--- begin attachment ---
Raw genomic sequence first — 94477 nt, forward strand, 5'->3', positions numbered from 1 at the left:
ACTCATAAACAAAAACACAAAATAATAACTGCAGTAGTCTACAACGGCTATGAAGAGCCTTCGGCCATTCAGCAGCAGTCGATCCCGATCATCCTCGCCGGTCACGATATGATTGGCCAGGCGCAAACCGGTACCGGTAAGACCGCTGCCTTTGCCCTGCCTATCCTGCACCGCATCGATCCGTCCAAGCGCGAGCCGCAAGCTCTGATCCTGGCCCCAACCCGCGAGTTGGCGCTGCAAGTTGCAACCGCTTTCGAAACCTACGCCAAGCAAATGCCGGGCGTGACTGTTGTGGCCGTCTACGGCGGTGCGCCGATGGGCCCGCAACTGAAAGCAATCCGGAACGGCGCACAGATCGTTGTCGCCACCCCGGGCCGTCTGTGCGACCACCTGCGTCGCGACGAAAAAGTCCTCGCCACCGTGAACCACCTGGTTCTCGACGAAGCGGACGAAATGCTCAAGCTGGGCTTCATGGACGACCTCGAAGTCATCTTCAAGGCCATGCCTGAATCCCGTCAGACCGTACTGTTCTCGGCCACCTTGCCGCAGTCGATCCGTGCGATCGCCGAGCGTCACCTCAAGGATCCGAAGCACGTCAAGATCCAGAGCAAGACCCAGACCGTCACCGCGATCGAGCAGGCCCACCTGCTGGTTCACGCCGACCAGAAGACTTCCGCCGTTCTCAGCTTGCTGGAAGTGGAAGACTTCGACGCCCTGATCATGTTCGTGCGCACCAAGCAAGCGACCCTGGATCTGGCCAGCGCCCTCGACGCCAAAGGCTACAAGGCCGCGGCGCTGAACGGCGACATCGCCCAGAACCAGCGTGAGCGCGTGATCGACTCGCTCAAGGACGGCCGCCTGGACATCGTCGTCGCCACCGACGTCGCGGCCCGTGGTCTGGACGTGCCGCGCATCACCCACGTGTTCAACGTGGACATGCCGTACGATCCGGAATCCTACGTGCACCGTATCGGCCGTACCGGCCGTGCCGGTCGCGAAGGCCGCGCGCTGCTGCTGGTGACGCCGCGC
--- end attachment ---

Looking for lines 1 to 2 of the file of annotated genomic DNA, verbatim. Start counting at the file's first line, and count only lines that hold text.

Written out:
Raw genomic sequence first — 94477 nt, forward strand, 5'->3', positions numbered from 1 at the left:
ACTCATAAACAAAAACACAAAATAATAACTGCAGTAGTCTACAACGGCTATGAAGAGCCTTCGGCCATTCAGCAGCAGTCGATCCCGATCATCCTCGCCGGTCACGATATGATTGGCCAGGCGCAAACCGGTACCGGTAAGACCGCTGCCTTTGCCCTGCCTATCCTGCACCGCATCGATCCGTCCAAGCGCGAGCCGCAAGCTCTGATCCTGGCCCCAACCCGCGAGTTGGCGCTGCAAGTTGCAACCGCTTTCGAAACCTACGCCAAGCAAATGCCGGGCGTGACTGTTGTGGCCGTCTACGGCGGTGCGCCGATGGGCCCGCAACTGAAAGCAATCCGGAACGGCGCACAGATCGTTGTCGCCACCCCGGGCCGTCTGTGCGACCACCTGCGTCGCGACGAAAAAGTCCTCGCCACCGTGAACCACCTGGTTCTCGACGAAGCGGACGAAATGCTCAAGCTGGGCTTCATGGACGACCTCGAAGTCATCTTCAAGGCCATGCCTGAATCCCGTCAGACCGTACTGTTCTCGGCCACCTTGCCGCAGTCGATCCGTGCGATCGCCGAGCGTCACCTCAAGGATCCGAAGCACGTCAAGATCCAGAGCAAGACCCAGACCGTCACCGCGATCGAGCAGGCCCACCTGCTGGTTCACGCCGACCAGAAGACTTCCGCCGTTCTCAGCTTGCTGGAAGTGGAAGACTTCGACGCCCTGATCATGTTCGTGCGCACCAAGCAAGCGACCCTGGATCTGGCCAGCGCCCTCGACGCCAAAGGCTACAAGGCCGCGGCGCTGAACGGCGACATCGCCCAGAACCAGCGTGAGCGCGTGATCGACTCGCTCAAGGACGGCCGCCTGGACATCGTCGTCGCCACCGACGTCGCGGCCCGTGGTCTGGACGTGCCGCGCATCACCCACGTGTTCAACGTGGACATGCCGTACGATCCGGAATCCTACGTGCACCGTATCGGCCGTACCGGCCGTGCCGGTCGCGAAGGCCGCGCGCTGCTGCTGGTGACGCCGCGC